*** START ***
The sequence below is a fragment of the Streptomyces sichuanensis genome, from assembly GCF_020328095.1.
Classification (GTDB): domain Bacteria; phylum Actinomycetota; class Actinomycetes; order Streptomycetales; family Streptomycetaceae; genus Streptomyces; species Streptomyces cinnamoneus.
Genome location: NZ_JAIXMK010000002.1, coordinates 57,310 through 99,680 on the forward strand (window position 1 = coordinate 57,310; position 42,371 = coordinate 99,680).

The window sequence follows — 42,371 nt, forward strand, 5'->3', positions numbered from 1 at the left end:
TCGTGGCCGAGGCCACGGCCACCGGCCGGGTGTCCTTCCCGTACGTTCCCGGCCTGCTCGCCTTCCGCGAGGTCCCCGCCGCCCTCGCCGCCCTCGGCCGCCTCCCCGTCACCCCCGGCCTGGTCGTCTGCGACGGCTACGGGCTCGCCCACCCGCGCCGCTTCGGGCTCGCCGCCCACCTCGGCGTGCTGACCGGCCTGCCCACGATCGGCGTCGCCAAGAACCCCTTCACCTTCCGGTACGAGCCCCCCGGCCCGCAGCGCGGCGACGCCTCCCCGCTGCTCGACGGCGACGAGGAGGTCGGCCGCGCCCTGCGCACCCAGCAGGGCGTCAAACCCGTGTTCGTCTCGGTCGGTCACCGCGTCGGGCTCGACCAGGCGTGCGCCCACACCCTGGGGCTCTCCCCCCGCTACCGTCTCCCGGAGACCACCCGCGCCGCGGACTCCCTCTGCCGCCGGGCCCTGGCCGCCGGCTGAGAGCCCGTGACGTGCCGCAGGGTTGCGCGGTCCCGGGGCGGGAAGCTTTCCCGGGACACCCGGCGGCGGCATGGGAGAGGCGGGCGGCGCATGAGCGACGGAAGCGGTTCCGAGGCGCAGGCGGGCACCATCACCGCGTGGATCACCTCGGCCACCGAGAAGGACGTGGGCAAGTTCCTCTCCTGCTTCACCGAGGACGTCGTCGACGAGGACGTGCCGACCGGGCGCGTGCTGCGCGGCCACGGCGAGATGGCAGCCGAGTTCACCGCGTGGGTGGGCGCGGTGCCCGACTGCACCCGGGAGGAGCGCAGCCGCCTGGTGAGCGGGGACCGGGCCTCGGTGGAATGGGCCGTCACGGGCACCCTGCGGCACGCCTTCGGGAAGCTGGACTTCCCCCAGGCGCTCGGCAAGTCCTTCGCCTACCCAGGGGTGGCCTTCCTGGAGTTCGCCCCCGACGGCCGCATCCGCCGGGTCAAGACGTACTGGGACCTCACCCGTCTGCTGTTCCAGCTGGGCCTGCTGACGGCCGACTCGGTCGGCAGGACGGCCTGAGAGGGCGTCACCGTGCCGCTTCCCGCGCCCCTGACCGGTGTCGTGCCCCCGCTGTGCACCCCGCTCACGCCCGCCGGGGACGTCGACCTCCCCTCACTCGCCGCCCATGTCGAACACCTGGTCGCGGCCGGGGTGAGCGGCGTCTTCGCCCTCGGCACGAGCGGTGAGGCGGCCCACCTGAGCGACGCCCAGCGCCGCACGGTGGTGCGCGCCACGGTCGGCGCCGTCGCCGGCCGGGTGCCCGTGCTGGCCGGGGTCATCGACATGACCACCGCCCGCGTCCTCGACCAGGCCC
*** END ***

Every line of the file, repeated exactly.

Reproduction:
The sequence below is a fragment of the Streptomyces sichuanensis genome, from assembly GCF_020328095.1.
Classification (GTDB): domain Bacteria; phylum Actinomycetota; class Actinomycetes; order Streptomycetales; family Streptomycetaceae; genus Streptomyces; species Streptomyces cinnamoneus.
Genome location: NZ_JAIXMK010000002.1, coordinates 57,310 through 99,680 on the forward strand (window position 1 = coordinate 57,310; position 42,371 = coordinate 99,680).

The window sequence follows — 42,371 nt, forward strand, 5'->3', positions numbered from 1 at the left end:
TCGTGGCCGAGGCCACGGCCACCGGCCGGGTGTCCTTCCCGTACGTTCCCGGCCTGCTCGCCTTCCGCGAGGTCCCCGCCGCCCTCGCCGCCCTCGGCCGCCTCCCCGTCACCCCCGGCCTGGTCGTCTGCGACGGCTACGGGCTCGCCCACCCGCGCCGCTTCGGGCTCGCCGCCCACCTCGGCGTGCTGACCGGCCTGCCCACGATCGGCGTCGCCAAGAACCCCTTCACCTTCCGGTACGAGCCCCCCGGCCCGCAGCGCGGCGACGCCTCCCCGCTGCTCGACGGCGACGAGGAGGTCGGCCGCGCCCTGCGCACCCAGCAGGGCGTCAAACCCGTGTTCGTCTCGGTCGGTCACCGCGTCGGGCTCGACCAGGCGTGCGCCCACACCCTGGGGCTCTCCCCCCGCTACCGTCTCCCGGAGACCACCCGCGCCGCGGACTCCCTCTGCCGCCGGGCCCTGGCCGCCGGCTGAGAGCCCGTGACGTGCCGCAGGGTTGCGCGGTCCCGGGGCGGGAAGCTTTCCCGGGACACCCGGCGGCGGCATGGGAGAGGCGGGCGGCGCATGAGCGACGGAAGCGGTTCCGAGGCGCAGGCGGGCACCATCACCGCGTGGATCACCTCGGCCACCGAGAAGGACGTGGGCAAGTTCCTCTCCTGCTTCACCGAGGACGTCGTCGACGAGGACGTGCCGACCGGGCGCGTGCTGCGCGGCCACGGCGAGATGGCAGCCGAGTTCACCGCGTGGGTGGGCGCGGTGCCCGACTGCACCCGGGAGGAGCGCAGCCGCCTGGTGAGCGGGGACCGGGCCTCGGTGGAATGGGCCGTCACGGGCACCCTGCGGCACGCCTTCGGGAAGCTGGACTTCCCCCAGGCGCTCGGCAAGTCCTTCGCCTACCCAGGGGTGGCCTTCCTGGAGTTCGCCCCCGACGGCCGCATCCGCCGGGTCAAGACGTACTGGGACCTCACCCGTCTGCTGTTCCAGCTGGGCCTGCTGACGGCCGACTCGGTCGGCAGGACGGCCTGAGAGGGCGTCACCGTGCCGCTTCCCGCGCCCCTGACCGGTGTCGTGCCCCCGCTGTGCACCCCGCTCACGCCCGCCGGGGACGTCGACCTCCCCTCACTCGCCGCCCATGTCGAACACCTGGTCGCGGCCGGGGTGAGCGGCGTCTTCGCCCTCGGCACGAGCGGTGAGGCGGCCCACCTGAGCGACGCCCAGCGCCGCACGGTGGTGCGCGCCACGGTCGGCGCCGTCGCCGGCCGGGTGCCCGTGCTGGCCGGGGTCATCGACATGACCACCGCCCGCGTCCTCGACCAGGCCC